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Flight Status Report

Friday, 28 March 1997

No major activities occurred onboard the Mars Global Surveyor spacecraft this week. Meanwhile, at the Jet Propulsion Laboratory in Pasadena, Surveyor's navigation team has completed their preliminary assessment of the trajectory correction maneuver that took place on March 20th. This short firing of the spacecraft's main rocket engine resulted in a velocity change of 3.875 meters per second and refined Surveyor's flight path to Mars.

Initial analysis provided by the navigation team indicates that the spacecraft performed the maneuver with an accuracy of greater than 99%. Consequently, the spacecraft is now on a flight path that will come within 630 kilometers of the Martian surface at the point of closest approach on September 12th. Additional trajectory correction maneuvers scheduled for April 21st and August 25th will reduce this approach altitude to 500 and 380 kilometers, respectively.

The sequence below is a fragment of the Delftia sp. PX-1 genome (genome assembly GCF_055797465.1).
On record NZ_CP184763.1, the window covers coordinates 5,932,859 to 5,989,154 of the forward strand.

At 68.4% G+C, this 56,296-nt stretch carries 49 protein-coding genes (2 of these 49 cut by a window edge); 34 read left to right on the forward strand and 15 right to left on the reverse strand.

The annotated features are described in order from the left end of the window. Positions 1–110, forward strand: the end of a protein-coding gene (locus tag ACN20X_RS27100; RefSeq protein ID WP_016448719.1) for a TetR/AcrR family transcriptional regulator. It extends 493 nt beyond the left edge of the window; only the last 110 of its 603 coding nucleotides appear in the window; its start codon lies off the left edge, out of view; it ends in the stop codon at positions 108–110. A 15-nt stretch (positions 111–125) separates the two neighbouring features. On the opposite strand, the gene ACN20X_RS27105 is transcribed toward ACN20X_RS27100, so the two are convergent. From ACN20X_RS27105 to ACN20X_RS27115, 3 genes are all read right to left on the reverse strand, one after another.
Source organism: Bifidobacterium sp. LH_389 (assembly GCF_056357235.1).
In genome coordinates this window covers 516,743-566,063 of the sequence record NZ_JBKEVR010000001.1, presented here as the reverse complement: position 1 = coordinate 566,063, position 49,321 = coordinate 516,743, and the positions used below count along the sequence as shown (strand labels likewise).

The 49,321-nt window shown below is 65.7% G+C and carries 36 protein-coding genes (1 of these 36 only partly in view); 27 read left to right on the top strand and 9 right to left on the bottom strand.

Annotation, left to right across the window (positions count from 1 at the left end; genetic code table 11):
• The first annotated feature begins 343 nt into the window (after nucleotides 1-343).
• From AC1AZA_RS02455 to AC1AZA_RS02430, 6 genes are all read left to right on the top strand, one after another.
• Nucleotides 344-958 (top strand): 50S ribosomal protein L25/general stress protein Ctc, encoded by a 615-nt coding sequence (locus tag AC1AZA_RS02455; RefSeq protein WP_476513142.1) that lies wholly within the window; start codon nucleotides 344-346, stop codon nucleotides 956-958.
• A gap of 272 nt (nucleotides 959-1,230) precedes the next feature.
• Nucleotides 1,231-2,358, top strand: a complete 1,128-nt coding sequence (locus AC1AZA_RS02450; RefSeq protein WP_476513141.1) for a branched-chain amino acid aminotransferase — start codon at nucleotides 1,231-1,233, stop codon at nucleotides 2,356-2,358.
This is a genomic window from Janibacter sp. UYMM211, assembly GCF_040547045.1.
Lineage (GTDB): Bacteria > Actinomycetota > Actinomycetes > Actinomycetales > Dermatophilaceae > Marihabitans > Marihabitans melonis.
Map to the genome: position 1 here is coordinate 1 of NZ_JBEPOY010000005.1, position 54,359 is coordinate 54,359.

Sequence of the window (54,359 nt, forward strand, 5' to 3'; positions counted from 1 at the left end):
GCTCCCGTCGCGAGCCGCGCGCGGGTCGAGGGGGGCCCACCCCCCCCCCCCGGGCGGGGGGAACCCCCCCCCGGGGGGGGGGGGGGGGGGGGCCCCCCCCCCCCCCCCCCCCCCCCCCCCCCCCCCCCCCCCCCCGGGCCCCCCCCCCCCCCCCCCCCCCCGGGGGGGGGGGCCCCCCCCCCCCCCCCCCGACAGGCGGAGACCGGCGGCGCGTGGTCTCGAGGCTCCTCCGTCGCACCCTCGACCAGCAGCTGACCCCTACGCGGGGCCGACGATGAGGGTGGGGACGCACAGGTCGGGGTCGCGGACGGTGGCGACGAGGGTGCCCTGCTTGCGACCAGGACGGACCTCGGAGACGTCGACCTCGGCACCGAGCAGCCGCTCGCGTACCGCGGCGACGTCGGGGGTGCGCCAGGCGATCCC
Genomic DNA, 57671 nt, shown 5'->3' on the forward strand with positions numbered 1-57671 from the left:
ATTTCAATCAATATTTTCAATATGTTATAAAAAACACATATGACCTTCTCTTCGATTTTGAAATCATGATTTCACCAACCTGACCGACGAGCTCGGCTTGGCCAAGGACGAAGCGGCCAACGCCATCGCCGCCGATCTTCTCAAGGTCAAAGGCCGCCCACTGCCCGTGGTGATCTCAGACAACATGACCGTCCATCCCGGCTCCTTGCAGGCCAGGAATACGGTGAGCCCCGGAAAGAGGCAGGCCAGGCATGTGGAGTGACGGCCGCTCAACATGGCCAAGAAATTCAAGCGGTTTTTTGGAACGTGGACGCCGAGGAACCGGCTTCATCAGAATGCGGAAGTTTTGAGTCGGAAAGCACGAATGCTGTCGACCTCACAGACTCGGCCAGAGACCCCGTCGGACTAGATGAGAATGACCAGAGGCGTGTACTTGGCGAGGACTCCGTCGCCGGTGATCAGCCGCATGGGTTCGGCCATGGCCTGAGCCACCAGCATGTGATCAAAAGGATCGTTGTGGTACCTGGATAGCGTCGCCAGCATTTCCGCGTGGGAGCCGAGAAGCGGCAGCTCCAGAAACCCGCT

After a mission elapsed time of 141 days from launch, Surveyor is 54.12 million kilometers from the Earth, 58.29 million kilometers from Mars, and is moving in an orbit around the Sun with a velocity of 25.82 kilometers per second. This orbit will intercept Mars on September 12th, 1997. The spacecraft is currently executing the C6 command sequence, and all systems continue to be in excellent condition.

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Status report prepared by:

Office of the Flight Operations Manager
Mars Surveyor Operations Project
NASA Jet Propulsion Laboratory
California Institute of Technology
Pasadena, CA 91109
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